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Shingrix Can All But Guarantee to Save You from Torturous Shingles

The FDA-approved vaccine is 97% effective in preventing the dreaded and excruciating shingles rash. If you are over 50, get vaccinated. Today

By Ellyn Santiago

Shingrix Can All But Guarantee  to Save You from Torturous Shingles The nerve pain many shingle sufferers experience, a debilitating pain that can last for years, is not easily described. Suffice to say it is unbearable and incurable and even with the best of treatments, can make what are to be your golden years a living hell. And that’s not hyperbole.

People who ended up with shingles even after getting the Zostavax vaccine may not have known that at its best, the vaccine was around 60 to 70 percent effective for some age groups, and at its worst, especially for the very aged, was only around 15 percent effective. It just wasn’t good enough.

In the fall of 2017, the Food & Drug Administration licensed a new and far superior vaccine called Shingrix. It is now the vaccine recommended by the Centers for Disease Control and Prevention. This vaccine will prevent you from being that 1 out of 3 adults that currently get the dreaded disease.

Shingles is is caused by the reactivation of the virus that causes chickenpox, varicella-zoster virus (VZV). The virus stays in the body for your whole life, albeit lies quietly dormant until a person’s immunity starts to decline as we age and the virus can horribly and silently travel back up the nerve and reach the skin which causes the agonizing and blistering rash called shingles.

The rash usually appears in one spot on the body where the suspect never carrying the virus lands. What you end up with is a painful, red rash of fluid-filled blisters which drain and evolve into scabs that can cause pain ranging from the aggravating to agonizing and life-changing suffering. Anything can cause agony; eating, sitting, sleeping, walking, even the touch of a feather. Antiviral meds can help with the actual rash, but the nerve pain, postherpetic neuralgia (PHN), that comes after makes the agony of the rash feel benign and it can last days, weeks, months and for many, years. Yes, years. There are studies done that show a significant number of shingles sufferers who end up with not nlt the chronic nerve pain but other complications as a result. A CDC report from 2008 says some “never return to normal activities, and become depressed and reclusive because of long-term pain and disability.” And worse. Up to half of older adults with shingles will end up with complications and that number rises with age. The postherpetic neuralgia, according to the CDC and studies, the pain, which propel describe as excruciating, is worse than “childbirth, musculoskeletal pain, osteoarthritis and chronic cancer pain,” the CDC says citing a 1999 study. And as the pain gets worse, so does the person’s life and health overall.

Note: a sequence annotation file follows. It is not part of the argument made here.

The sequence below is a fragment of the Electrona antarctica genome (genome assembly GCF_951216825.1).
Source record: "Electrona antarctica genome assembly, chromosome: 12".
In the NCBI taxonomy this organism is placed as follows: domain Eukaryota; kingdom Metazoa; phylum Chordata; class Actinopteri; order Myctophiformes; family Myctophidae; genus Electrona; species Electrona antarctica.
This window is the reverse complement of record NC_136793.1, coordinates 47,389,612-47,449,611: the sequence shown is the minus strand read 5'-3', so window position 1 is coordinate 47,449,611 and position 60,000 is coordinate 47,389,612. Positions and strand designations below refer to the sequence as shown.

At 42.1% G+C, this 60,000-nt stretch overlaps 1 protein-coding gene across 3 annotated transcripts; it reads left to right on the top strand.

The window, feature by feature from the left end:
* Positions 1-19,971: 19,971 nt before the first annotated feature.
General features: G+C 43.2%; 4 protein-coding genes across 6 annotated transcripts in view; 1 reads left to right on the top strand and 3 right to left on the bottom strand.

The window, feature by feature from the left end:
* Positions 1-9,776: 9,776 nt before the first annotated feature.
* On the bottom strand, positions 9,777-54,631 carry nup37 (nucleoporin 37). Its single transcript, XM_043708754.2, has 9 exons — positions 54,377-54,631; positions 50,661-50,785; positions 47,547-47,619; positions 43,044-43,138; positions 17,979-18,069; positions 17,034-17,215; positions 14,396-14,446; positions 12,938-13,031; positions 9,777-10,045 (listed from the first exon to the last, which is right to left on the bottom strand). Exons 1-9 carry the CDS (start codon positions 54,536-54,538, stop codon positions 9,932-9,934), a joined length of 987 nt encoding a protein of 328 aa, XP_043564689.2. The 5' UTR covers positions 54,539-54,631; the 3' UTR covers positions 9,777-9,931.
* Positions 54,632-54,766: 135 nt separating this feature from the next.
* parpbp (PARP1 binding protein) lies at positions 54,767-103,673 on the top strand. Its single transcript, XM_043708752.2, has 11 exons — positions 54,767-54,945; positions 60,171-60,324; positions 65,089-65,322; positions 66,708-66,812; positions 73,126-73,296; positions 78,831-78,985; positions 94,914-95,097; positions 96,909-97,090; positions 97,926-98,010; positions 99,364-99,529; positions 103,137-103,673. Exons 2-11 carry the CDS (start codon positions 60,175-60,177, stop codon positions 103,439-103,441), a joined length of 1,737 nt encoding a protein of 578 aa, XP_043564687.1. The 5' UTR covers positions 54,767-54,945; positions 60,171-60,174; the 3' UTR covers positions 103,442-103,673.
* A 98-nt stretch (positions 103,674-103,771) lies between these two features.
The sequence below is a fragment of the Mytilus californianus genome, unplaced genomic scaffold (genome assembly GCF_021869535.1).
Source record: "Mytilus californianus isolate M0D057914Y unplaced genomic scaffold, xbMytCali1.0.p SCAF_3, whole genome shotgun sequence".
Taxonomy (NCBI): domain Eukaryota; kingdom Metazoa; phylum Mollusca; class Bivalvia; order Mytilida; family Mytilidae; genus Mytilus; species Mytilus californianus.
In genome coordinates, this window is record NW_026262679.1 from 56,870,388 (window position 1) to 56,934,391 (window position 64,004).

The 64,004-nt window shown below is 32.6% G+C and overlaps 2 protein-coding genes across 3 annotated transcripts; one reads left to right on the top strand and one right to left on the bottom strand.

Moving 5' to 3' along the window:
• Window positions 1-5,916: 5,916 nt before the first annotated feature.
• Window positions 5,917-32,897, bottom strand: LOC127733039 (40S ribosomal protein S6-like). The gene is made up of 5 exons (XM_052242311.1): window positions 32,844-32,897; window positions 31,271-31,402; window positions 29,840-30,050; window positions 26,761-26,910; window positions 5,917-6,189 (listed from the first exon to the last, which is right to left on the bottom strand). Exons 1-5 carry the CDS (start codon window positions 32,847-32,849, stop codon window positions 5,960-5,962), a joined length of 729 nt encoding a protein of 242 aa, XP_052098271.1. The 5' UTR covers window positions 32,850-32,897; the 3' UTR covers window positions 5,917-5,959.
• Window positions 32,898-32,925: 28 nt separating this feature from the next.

“As pain levels increase, the person is more likely to have a decline in physical and social functioning and an increase in emotional distress,” the CDC says citing a 2004 study.

“Research puts shingles and postherpetic neuralgia on a par with congestive heart failure, diabetes and depression for disrupting a person’s quality of life, the CDC says and can “…really blight the lives of older people,” said Michael Oxman, MD, Study Chairman of the Department of Veterans Affairs’ (VA) Shingles Prevention Study and Professor of Medicine and Pathology, University of California, San Diego and Staff Physician (Infectious Diseases) at the VA San Diego Healthcare System.

“I have seen active people end up in a nursing home due to PHN,” the CDC quotes him as saying. []

Now, there’s a vaccine that is highly effective at preventing shingles. Shingrix is a two-dose vaccine, a quick shot in the upper arm, done once and then a couple of months later. When one gets both doses, it is 97 percent effective against shingles for people in their 50s and 60s and for older people, the efficacy is still very high at around 91 percent. At its best, Zostavax was around 70 percent effective for people in their 50s and 60s and for the eldest, folks in their 80s and 90s, it was less than 19 percent effective.

The CDC says everyone over 50 should get the new two-dose vaccine even if they’ve had shingles before, had the Zostavax or if they’re not sure if they had chicken pox. Some data suggests the overwhelming and vast majority of people in their 50s today and older had chicken pox so err on the side of caution.

Mild and temporary side effects may include soreness at injection site for a few days and possible but not widely prevalent headache and fatigue.

Stacy Koski, RN, BSN, Passport Health nurse consultant says shingles is “almost completely preventable” with Shingrix.

Koski says the vaccine has virtually no contradictions; in other words, the vaccine can be taken by just about anyone with any sort of disease, or condition.

“Simply put, Shingrix is the best preventative measure you can take to avoid shingles,” Koski said.

Of late there’s been some shortages of the vaccine. Koski says that Passport Health, not only recommends Shingrix, but it’s available at all local Passport Health locations. Koski said Passport Health in Sarasota, Bradenton and Port Charlotte can not only provide the vaccines but can answer any questions people may have about Shingrix.

“We are advocates for good health and want people, especially here in Southwest Florida of retirement age enjoying life in our beautiful part of the state shouldn’t hesitate to reach out to us. We’re here to help,” says Koski. “No one needs to suffer from the pain of shingles and our goal is to share that message.”

Offices in Port Charlotte and Sarasota

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